Last night the only Vice Presidential Debate between Vice President Joe Biden and Congressman Paul Ryan took place. In case you missed it, here’s the video and transcript. The overall feeling is that both men did what they came to do. Vice President Biden was aggressive and Congressman Ryan was knowledgeable about more than just the federal budget. Biden managed to get through the night without making one of his infamous gaffes and Ryan provided a compelling closing that defined the difference between the Obama Presidency and what a Romney Presidency would look like. The Vice President also finally called Romney out on his “47%” remark, something Obama was criticized for not doing in his first debate with Romney. The problem with Biden being the one to have to mention it is that Ryan already had a response prepared, and a funny one at that. Here’s the exchange:
Biden: “But it shouldn’t be surprising for a guy who says 47 percent of the American people are unwilling to take responsibility for their own lives …”
Ryan: “And with respect to that quote, I think the vice president very well knows that sometimes the words don’t come out of your mouth the right way …”
If swayed by Biden’s aggressiveness, one would probably conclude that Biden won the debate. However, Biden was more than aggressive. He was flippant at times, dismissive at others. His constant laughing during Ryan’s responses, contrasted with Ryan’s collected and measured demeanor, came off as disrespectful and arrogant. It was not becoming of a Vice President or the proper decorum adhered to in a debate. Even the moderator, Martha Raddatz, chided Biden, albeit diplomatically, at one point.
I would like to also take a quick second to point out that Ms. Raddatz did a fantastic job last night moderating the debate. She deserves all the kudos she receives from this. Ms. Raddatz held Biden and Ryan to their times and their feet to the fire numerous times.
Congressman Ryan held his own last night, which means that there should be no doubt that this man is qualified to be Vice President or, if tragedy strikes, President. His primary focus being budgetary concerns, there were questions about how he would stack up against Biden’s decades-long foreign affairs experience. I would say: pretty darn well. In fact, it was Biden who didn’t have command of the facts, claiming, falsely, that there were no extra security requests for the embassy in Libya prior to four Americans being killed there on September 11th, 2012. Biden also decided that it would be a good idea to throw our intelligence community under the bus for the administration’s failure to correctly characterize what happened in Libya as a terrorist act, opting instead to blame an obscure Youtube video. This claim flowed freely from Biden’s lips as if it were the gospel truth, yet anyone that has paid any attention to developments over the past month, knows that the administration knew within 24 hours that the attack on our embassy was not spontaneous and was likely linked to al Qaeda.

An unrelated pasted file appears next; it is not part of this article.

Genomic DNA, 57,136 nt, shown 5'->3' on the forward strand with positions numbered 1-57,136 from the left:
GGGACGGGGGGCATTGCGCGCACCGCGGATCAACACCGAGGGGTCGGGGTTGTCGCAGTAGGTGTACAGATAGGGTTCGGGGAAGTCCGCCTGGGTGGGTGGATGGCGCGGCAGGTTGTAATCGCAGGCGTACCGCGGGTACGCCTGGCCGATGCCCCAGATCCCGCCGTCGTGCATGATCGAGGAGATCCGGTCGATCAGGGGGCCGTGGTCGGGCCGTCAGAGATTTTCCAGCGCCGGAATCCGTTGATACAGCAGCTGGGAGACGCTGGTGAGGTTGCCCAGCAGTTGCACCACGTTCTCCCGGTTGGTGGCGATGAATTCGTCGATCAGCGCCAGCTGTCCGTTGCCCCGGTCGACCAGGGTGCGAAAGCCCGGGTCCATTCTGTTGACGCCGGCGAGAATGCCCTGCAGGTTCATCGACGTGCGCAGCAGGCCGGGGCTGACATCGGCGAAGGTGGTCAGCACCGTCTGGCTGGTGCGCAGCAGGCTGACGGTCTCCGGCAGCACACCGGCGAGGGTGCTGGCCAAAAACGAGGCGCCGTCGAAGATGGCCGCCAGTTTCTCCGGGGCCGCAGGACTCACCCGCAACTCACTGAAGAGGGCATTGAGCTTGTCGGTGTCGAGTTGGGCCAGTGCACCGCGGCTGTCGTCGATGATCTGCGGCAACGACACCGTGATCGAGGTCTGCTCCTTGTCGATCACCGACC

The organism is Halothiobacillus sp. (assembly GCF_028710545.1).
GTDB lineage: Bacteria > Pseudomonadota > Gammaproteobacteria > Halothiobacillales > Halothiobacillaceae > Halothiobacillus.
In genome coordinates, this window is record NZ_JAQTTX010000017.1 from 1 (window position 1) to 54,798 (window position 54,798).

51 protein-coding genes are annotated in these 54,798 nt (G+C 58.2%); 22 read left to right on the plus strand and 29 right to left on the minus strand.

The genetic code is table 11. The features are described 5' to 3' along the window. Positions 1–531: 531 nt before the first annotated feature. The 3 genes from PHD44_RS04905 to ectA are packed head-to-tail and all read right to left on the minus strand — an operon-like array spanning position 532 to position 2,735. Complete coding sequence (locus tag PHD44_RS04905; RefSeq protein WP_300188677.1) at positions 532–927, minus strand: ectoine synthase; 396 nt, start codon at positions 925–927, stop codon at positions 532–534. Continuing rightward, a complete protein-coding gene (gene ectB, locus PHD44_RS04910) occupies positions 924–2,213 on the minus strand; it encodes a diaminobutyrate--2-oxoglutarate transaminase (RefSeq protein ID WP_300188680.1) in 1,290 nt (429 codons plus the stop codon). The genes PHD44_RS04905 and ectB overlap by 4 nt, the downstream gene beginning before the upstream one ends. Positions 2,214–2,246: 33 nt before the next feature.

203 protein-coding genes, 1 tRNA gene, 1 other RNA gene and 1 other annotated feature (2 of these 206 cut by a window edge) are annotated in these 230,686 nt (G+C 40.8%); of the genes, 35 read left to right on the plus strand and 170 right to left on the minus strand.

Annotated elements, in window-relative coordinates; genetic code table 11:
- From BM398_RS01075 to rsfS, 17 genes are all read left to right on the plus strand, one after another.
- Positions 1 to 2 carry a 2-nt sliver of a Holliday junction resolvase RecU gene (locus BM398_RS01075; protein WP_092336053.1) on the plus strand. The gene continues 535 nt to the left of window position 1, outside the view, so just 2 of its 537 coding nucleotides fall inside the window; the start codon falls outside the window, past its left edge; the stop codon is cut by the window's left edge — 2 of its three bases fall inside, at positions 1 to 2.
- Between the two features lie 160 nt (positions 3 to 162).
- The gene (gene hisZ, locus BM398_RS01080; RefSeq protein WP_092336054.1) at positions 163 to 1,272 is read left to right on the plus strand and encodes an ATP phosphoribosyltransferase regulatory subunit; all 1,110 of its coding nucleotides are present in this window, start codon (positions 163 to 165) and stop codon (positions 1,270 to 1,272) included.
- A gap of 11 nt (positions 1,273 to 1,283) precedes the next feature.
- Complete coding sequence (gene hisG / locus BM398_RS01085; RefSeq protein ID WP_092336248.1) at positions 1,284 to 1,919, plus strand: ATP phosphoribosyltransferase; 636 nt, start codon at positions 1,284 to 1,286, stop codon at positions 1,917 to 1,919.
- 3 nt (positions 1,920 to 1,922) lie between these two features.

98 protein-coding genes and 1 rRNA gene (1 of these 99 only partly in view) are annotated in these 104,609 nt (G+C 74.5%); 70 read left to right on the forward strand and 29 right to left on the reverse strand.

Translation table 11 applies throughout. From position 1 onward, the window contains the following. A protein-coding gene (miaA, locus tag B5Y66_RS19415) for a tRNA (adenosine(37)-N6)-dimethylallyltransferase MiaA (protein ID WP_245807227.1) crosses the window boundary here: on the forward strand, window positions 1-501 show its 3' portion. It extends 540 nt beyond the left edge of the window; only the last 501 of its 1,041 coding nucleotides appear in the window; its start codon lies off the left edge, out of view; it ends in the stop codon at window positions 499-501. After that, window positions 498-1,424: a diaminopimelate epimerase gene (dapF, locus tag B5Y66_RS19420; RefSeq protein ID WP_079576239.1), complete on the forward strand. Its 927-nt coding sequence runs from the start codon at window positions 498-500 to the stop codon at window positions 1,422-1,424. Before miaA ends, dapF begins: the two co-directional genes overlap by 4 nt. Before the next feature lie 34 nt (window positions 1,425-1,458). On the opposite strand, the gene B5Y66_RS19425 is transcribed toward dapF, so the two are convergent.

It is these types of errors on the Vice President’s behalf, combined with the incessant laughing, that leads me to conclude that Congressman Ryan was the actual winner in last night’s debate. Ryan hit the hardest and he did it with class. Paul Ryan asked, pointedly:
“Was it a good idea to spend taxpayer dollars on electric cars in Finland or on windmills in China?”
“Where are the 5 million green jobs that were being promised?”
The Vice President had no answer. Much like their view of the economy, he and the President often have no answer. They think, as the President said, “the private sector is doing fine.” Congressman Ryan laid out exactly why the economy is not doing fine.
“The economy is barely limping along. It’s growing at 1.3 percent. That’s slower than it grew last year, and last year was slower than the year before. Job growth in September was slower than it was in August, and August was slower than it was in July … Twenty-three million Americans are struggling for work today. Fifteen percent of Americans are in poverty … Look at all the string of broken promises. If you like your health care plan you can keep it — try telling that to the 20 million people who are projected to lose their health insurance if “Obamacare” goes through or the seven point million — 7.4 million seniors who are going to lose it. Or remember when he said this: I guarantee if you make less than $250,000, your taxes won’t go up. Of the 21 tax increases in “Obamacare,” 12 of them hit the middle class. Or remember when he said, health insurance premiums will go down, and $2,500 per family per year? They’ve gone up 3,000 (dollars), and they’re expected to go up another 2,400 (dollars). Or remember when he said, I promise by the end of my first term, I’ll cut the deficit in half in four years? We’ve had four budgets, four trillion-dollar deficits. A debt crisis is coming.”
And, for those still suffering under the delusion that the Republicans are to blame for the President not being able to get anything done, Ryan put that to bed, as well:
“Let’s not forget that they came in with one-party control. When Barack Obama was elected, his party controlled everything. They had the ability to do everything of their choosing, and look at where we are right now.”
Yes, I think Ryan won this debate and I’m not the only one. A poll conducted by CNN declared Ryan the winner with 48% compared to Biden’s 44%. Ryan won the debate with style, class, honesty, integrity, respectfulness and the data to back it all up with. However, it won’t matter in the grand scheme of things, since VP debates don’t decide Presidential elections. Having said that, the RNC has put out a very powerful new ad that calls out Vice President Biden for his behavior. Check it out: